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Oxy-Acetylene Welding

Selecting Equipment

 

You need an oxy-acetylene or oxy-propane welding set.  This generally consists of two purchases - tanks, and everything else known as a 'torch set.'  Tanks can be purchased or rented in a variety of sizes.  Rental typically runs about $10 per tank, in other words, $20 per month.  You need good credit or a hefty deposit for rental.  Rental tanks must be brought to the same store where they were rented to be refilled. When you start your rental contract at most stores, you start with empty tanks, so you'll have to purchase contents also.  Purchase starts to look pretty attractive in comparison.  A medium size set of tanks runs about $300, and your first fill (average value $80) is included.

Purchased tanks aren't yours in the way that a camera is yours when you buy it. You get ownership of a set of tanks, but not the specific ones.  So, when you take 'your' empty tanks to the store for a refill, you actually trade them in for another set of tanks.  This is good, because it saves time, and you can have them 'filled' at any welding supply store.

Tanks can be had in various sizes, and just like toothpaste, the large sizes are more economical.  However, for bicycle work, unless you get very small tanks, the gases will last a very long time, even in fairly small tanks.  An advantage to small tanks is they are easier to transport.    

#4 Acetylene and 80 cubic foot oxygen tanks tied to a picnic bench

In purchasing the rest of the set, consider these factors:

* You can mix and match. Most regulators, hoses, and torches are interchangeable.  However, you're usually going to save money and time by buying a complete set right away.

* Many torch kits are very large, assuming you're going to do construction work.  You'll want a smaller "homeowner's" set.

* Torch kits come with single-stage or two-stage regulators.  The regulators are the devices that sit on the tanks, and have gauges.  These control the pressure of the gases in the hose, and should be sufficiently high quality that you know they won't fail - possibly letting unsafe high pressures slip through.  Two-stage regulators are less common, but higher quality.  Good quality single-stage regulators work just fine for bicycle work.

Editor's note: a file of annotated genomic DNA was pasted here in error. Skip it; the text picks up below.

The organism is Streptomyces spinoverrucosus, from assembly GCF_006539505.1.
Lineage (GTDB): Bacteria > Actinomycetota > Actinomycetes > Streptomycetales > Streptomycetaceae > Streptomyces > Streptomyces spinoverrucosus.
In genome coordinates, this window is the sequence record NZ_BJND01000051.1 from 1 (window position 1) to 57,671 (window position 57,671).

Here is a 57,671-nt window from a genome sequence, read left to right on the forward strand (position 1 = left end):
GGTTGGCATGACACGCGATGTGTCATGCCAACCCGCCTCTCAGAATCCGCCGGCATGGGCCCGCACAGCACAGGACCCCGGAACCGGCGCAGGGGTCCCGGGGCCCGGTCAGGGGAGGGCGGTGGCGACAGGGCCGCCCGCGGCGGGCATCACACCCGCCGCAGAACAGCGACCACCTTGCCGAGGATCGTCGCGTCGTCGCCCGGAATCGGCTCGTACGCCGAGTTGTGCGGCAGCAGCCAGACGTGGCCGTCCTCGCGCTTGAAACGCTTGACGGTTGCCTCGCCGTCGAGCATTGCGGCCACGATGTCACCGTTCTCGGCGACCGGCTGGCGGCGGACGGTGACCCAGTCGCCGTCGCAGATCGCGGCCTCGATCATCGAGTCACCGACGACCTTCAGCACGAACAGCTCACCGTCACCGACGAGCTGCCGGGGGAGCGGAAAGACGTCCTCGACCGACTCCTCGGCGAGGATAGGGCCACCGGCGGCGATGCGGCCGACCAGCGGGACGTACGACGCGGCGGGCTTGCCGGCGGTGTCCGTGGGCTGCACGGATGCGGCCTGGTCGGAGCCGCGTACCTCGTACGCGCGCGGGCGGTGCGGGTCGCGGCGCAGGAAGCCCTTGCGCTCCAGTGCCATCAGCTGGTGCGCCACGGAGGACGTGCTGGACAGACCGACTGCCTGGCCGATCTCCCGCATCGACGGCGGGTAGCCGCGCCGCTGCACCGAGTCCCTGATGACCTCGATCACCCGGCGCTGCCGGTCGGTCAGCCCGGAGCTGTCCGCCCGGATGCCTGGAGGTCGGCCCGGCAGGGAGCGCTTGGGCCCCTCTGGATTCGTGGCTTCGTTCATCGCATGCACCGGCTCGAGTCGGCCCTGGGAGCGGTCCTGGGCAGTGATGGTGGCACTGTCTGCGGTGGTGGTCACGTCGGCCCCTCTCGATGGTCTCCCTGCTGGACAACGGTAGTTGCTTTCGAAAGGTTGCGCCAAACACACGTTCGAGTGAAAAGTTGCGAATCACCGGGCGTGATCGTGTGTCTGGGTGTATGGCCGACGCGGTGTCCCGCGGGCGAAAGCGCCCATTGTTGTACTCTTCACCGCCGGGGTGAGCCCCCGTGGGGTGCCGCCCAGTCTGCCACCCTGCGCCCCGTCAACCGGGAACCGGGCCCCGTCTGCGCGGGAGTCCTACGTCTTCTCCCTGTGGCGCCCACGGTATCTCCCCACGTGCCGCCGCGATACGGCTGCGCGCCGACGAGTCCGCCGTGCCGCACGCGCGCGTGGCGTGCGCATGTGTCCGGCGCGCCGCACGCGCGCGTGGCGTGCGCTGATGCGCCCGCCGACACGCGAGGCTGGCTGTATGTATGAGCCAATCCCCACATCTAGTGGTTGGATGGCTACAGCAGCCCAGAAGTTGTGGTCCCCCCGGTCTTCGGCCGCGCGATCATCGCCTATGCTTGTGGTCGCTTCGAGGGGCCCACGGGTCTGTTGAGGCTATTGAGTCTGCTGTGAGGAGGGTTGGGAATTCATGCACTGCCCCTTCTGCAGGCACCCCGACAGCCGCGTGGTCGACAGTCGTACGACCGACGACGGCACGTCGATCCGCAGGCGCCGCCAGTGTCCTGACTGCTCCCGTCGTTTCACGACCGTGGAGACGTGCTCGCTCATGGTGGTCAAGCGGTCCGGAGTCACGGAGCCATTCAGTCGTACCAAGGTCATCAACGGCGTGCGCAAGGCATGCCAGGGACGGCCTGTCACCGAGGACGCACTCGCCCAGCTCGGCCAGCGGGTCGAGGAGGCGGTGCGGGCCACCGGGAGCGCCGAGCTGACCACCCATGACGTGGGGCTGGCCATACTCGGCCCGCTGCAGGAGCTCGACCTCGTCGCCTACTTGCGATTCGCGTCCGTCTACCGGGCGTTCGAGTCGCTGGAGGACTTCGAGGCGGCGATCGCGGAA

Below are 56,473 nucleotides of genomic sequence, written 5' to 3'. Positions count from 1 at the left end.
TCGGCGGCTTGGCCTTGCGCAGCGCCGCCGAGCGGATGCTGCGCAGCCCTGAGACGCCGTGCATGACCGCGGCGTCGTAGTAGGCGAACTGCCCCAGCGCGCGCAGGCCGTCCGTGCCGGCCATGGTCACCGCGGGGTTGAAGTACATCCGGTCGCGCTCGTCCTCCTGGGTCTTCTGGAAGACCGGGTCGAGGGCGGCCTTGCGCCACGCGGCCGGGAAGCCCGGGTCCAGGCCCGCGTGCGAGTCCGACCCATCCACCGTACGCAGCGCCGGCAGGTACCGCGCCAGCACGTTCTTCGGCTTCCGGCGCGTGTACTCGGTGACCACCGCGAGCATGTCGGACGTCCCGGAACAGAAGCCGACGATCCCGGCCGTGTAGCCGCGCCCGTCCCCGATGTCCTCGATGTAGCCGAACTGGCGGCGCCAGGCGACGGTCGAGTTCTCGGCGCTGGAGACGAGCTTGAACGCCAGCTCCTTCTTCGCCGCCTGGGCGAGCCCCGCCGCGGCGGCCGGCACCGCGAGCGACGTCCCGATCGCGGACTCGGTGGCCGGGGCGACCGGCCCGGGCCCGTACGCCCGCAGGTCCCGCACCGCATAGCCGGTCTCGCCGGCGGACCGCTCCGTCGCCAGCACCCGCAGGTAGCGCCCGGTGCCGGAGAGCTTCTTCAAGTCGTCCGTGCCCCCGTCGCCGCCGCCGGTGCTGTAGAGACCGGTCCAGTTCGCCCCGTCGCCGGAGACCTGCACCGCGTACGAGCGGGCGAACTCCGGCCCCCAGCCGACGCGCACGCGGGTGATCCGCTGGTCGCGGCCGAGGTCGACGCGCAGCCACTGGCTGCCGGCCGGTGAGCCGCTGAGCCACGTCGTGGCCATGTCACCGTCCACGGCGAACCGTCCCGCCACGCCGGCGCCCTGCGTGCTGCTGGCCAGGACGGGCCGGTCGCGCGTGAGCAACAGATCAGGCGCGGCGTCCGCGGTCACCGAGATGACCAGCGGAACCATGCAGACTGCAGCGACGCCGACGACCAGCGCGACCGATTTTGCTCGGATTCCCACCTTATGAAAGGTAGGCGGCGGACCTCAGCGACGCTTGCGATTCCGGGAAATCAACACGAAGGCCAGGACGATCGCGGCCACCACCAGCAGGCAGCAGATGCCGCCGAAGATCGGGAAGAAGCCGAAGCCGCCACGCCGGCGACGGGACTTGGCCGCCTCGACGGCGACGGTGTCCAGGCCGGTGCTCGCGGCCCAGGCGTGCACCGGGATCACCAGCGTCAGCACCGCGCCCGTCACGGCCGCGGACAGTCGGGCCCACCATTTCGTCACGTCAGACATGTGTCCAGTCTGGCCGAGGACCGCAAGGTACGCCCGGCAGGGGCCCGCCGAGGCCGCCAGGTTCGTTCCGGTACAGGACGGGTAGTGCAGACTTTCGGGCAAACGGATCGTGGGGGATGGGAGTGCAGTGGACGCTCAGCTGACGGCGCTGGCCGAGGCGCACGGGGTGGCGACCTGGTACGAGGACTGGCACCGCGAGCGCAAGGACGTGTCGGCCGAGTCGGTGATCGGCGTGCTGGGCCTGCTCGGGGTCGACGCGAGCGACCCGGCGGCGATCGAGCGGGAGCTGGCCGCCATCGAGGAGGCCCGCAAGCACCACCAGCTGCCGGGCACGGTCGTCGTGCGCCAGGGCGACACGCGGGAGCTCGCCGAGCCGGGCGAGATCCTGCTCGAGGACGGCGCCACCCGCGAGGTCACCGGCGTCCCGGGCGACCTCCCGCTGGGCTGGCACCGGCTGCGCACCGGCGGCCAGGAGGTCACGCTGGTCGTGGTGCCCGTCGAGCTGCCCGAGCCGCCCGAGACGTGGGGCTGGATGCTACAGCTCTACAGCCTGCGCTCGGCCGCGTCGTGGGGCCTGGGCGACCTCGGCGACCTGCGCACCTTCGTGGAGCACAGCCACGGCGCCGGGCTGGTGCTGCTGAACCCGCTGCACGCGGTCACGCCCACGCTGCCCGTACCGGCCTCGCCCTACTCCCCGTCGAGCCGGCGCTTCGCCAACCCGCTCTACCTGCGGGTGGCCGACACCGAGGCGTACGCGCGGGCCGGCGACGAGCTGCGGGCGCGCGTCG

* In addition to pricy torch sets made by big name companies, such as Victor, you can get others made for a very reasonable price by no-name companies, often in China.  These seem to be safe and reliable.  I have used them extensively without trouble. They are made from non-machineable cast brass parts, so rebuilding may not be possible.  However, most torches and regulators never need to be rebuilt in ordinary bicycle shop use.  You can also replace the individual regulators, torches, or hoses if they wear out.

* Try to get a kit with lots of torch tips.  Many torch sets start out with one welding/brazing tip, and it's probably not going to be the one you need most of the time.  If you get a kit with only one tip, you may find the price of additional tips is remarkably high in comparison to the kit itself.  In some cases, the torch may take non-standard tips, and then you won't be able to get the tips you need at any cost.  A good variety of tip sizes would be #0, #2 and #4.  With those, you can do all kinds of bike work, and general household chores as well.  You don't need more than one cutting torch tip, because cutting is fairly rare in bicycle repair and construction.

This set is just right.  Available from Harbor Freight at $135, it has three tips, #0, #2 and #4

 

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